Pest control is the regulation or management of a species defined as a pest; any animal, plant or fungus that impacts adversely on human activities or environment. The human response depends on the importance of the damage done and will range from tolerance, through deterrence and management, to attempts to completely eradicate the pest. Pest control measures may be performed as part of an integrated pest management strategy.
In agriculture, pests are kept at bay by mechanical, cultural, chemical and biological means. Ploughing and cultivation of the soil before sowing mitigate the pest burden, and crop rotation helps to reduce the build-up of a certain pest species. Concern about environment means limiting the use of pesticides in favour of other methods. This can be achieved by monitoring the crop, only applying pesticides when necessary, and by growing varieties and crops which are resistant to pests. Where possible, biological means are used, encouraging the natural enemies of the pests and introducing suitable predators or parasites.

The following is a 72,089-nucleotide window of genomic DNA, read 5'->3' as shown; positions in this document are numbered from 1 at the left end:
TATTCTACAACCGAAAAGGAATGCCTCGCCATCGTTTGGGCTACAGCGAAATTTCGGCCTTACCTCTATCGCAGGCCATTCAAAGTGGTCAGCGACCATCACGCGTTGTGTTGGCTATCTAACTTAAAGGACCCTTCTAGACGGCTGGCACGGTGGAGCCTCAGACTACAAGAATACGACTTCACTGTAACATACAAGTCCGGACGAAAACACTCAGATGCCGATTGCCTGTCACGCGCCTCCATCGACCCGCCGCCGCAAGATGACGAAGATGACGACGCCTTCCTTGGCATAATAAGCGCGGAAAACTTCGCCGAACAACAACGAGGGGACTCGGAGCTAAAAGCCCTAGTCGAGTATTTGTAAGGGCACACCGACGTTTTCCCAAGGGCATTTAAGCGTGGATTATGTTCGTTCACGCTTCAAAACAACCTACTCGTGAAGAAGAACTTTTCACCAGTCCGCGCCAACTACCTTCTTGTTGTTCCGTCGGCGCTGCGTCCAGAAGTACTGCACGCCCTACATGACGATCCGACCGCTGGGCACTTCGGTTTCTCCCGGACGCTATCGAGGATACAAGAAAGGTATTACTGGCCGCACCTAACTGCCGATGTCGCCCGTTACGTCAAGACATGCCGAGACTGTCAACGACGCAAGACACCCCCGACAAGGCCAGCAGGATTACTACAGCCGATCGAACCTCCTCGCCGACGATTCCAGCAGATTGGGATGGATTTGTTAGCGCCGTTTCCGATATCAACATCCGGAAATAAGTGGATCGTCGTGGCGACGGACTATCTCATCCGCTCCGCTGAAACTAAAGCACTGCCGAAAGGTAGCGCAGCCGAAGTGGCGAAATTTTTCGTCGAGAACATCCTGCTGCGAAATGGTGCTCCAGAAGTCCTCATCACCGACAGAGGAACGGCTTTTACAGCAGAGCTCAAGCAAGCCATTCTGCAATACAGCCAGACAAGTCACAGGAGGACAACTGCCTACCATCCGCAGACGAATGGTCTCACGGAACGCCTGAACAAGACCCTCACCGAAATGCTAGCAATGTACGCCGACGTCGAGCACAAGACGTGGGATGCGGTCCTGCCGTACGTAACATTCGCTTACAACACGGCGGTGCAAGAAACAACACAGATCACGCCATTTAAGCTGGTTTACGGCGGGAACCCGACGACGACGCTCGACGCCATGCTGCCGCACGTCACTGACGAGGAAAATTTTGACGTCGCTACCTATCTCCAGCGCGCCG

In homes and urban environments, the pests are the rodents, birds, insects and other organisms that share the habitat with humans, and that feed on and/or spoil possessions. Control of these pests is attempted through exclusion or quarantine, repulsion, physical removal or chemical means. Alternatively, various methods of biological control can be used including sterilisation programmes.
Read more, here.